|A lake and two small boats give
context to Munch’s painting
I’m not suggesting there’s any need to describe an entire room or tell the reader the exact time of day, but rather to stroke in a detail much as a painter might do. If you examine a painting closely, you may discover that the person in the background is just a line squiggle with a touch of brown at the top to suggest hair and a swish of red to suggest a skirt or as in Munch’s The Scream: two small boats in lake.
These details do not need to be written into a piece immediately in the rough draft–get the story down first–but can be added in the revision stage of the process once the writer understands what details will best serve the story in a thematic way.
So detail, if carefully chosen, can suggest setting, foreshadow events (remember Chekov’s gun), as well as deepen character, and underline theme.
Water drips from icicles outside the kitchen window. Clear skies glisten through dirty glass panes. I’m pouring my first cup of coffee when I hear snow sliding down the roof and know it’s time to call Carissa.
|This image sets scene as well as mood|
This is the opening to my story, “Spring Melt.” It’s a stroke like a painter’s stroke. The whole house isn’t given, not even a whole kitchen, just the suggestion of a house because it has a kitchen, dirty window panes, and a sloping roof. There is a sense that winter is passing into spring and that brings the narrator to a decision to call some woman. It’s a specific image to carry the reader into the next paragraph, but also to give the story context and later, a thematic pay-off.
Showing tension between characters through dialogue becomes easier when there is a trait or detail in the story that sparks deep feelings. Here’s a brief exchange between Anna and Matt from “She Can’t Say No” to show how this can work.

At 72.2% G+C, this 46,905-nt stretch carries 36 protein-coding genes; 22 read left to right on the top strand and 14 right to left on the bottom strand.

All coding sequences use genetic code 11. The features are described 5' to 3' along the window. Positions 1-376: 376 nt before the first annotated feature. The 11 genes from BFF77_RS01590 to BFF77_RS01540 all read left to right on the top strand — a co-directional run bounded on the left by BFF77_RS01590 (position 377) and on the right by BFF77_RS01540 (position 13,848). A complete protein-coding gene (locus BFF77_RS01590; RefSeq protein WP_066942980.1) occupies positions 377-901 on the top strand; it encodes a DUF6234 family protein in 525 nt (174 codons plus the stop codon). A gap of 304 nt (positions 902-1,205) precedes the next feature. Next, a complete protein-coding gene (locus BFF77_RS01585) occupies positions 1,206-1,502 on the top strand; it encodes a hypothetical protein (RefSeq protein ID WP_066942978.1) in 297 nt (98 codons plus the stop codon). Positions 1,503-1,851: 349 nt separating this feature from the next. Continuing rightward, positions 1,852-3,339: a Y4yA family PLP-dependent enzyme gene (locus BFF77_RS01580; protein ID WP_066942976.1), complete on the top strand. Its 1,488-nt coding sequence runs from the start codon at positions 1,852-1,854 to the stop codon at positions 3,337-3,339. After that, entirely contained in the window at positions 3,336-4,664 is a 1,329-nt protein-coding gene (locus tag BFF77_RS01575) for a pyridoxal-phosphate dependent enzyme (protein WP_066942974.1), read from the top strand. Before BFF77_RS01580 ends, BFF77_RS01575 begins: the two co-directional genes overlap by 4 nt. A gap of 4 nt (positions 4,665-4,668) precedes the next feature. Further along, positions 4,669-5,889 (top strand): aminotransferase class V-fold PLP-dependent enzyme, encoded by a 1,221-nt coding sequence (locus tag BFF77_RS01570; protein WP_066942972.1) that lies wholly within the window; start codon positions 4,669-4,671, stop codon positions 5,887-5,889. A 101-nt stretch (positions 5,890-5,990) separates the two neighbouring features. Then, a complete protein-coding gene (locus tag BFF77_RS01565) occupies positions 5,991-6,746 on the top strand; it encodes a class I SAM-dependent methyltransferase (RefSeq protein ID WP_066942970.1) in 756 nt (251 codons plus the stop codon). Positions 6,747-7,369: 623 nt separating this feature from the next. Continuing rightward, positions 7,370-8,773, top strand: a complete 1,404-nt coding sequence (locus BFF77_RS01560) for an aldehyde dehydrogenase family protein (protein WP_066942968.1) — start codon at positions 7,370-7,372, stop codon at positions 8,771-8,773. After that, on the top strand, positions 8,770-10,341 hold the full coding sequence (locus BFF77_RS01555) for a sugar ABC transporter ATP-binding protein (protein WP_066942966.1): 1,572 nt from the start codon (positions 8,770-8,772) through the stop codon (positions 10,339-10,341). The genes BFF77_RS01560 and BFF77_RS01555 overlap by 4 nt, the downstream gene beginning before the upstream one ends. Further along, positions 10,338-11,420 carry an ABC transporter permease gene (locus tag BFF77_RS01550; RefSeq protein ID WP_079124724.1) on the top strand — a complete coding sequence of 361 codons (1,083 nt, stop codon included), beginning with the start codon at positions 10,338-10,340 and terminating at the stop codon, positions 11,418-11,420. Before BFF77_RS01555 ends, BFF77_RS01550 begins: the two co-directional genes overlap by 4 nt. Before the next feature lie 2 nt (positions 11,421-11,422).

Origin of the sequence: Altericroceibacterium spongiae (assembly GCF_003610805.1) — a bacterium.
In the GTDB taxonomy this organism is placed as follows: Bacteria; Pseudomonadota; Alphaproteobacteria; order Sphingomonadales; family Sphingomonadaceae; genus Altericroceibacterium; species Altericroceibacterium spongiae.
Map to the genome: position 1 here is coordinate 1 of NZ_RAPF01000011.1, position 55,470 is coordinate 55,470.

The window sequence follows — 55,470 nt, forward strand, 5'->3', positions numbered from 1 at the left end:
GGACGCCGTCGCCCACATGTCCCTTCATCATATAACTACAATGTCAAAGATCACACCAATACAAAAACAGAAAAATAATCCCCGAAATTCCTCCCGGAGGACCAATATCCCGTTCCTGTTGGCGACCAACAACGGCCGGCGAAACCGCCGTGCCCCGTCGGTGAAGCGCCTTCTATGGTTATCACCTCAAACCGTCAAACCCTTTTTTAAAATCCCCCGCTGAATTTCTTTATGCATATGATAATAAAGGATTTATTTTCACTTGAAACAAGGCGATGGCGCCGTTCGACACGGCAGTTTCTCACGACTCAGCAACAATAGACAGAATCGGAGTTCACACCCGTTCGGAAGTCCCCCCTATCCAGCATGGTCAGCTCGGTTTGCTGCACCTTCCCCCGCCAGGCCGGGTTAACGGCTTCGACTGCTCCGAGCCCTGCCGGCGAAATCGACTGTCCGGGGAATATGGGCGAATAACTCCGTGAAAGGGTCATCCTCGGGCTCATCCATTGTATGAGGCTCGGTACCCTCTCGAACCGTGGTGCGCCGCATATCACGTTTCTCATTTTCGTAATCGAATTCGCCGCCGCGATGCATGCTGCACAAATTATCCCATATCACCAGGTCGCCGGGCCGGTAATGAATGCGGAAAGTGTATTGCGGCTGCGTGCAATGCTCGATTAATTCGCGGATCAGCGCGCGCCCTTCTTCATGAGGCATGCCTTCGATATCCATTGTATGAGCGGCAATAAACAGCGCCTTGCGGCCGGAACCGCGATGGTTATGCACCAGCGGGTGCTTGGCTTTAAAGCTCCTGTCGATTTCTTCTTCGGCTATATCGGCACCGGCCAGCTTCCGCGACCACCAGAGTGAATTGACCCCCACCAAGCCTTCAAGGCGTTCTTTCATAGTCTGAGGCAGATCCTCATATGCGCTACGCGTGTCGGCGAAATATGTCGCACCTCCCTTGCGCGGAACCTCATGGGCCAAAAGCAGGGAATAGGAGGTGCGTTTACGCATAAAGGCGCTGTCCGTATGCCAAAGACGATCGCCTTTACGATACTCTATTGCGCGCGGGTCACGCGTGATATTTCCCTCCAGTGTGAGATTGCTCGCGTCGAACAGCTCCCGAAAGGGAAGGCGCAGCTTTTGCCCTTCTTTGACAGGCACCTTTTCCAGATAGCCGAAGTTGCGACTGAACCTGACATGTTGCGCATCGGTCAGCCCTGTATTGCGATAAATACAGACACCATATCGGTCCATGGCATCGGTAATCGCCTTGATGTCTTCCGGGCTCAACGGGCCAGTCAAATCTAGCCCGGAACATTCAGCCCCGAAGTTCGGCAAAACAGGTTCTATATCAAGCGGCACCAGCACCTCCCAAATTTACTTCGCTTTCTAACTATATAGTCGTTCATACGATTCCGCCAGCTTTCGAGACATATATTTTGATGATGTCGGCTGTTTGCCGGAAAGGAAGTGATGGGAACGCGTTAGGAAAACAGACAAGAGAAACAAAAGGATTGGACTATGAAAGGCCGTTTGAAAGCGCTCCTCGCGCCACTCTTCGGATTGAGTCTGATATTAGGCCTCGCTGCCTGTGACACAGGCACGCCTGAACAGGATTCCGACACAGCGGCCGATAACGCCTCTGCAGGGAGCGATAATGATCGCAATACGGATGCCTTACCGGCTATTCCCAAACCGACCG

…Alone at the table, Matt asks Anna how she knows his friend, Kerrick, a fast-track kind of guy, gel in his hair and Hugo Boss shoes.
“I met him once,” she says and smiles. When she smiles, the scar on her upper lip whitens. Sometimes when he wakes up alone in the morning, thinking of her, the word “harelip” pops into his brain. He’s hinted to her about childhood operations, bringing up tonsillectomies, appendectomies, avoiding the words “quadrilateral mirault flap,” but she says nothing.
Looking at her mouth now, he can almost feel its slight ridge on his tongue. He coughs. “And?”
“And what, Matthew?”
“You were flirting.”
“I know.” She slips the side of her naked foot along Matt’s calf and tucks it behind his knee. “I’m sorry.”
Sometimes a story may work without specific detail, but going deeper can often be as easy as changing a word or two, adding a line, using a bit of dialogue, or throwing in a specific detail that gives the reader context for the unfolding events like Anna’s slipping her naked foot behind Matt’s knee. She has the power and he knows it.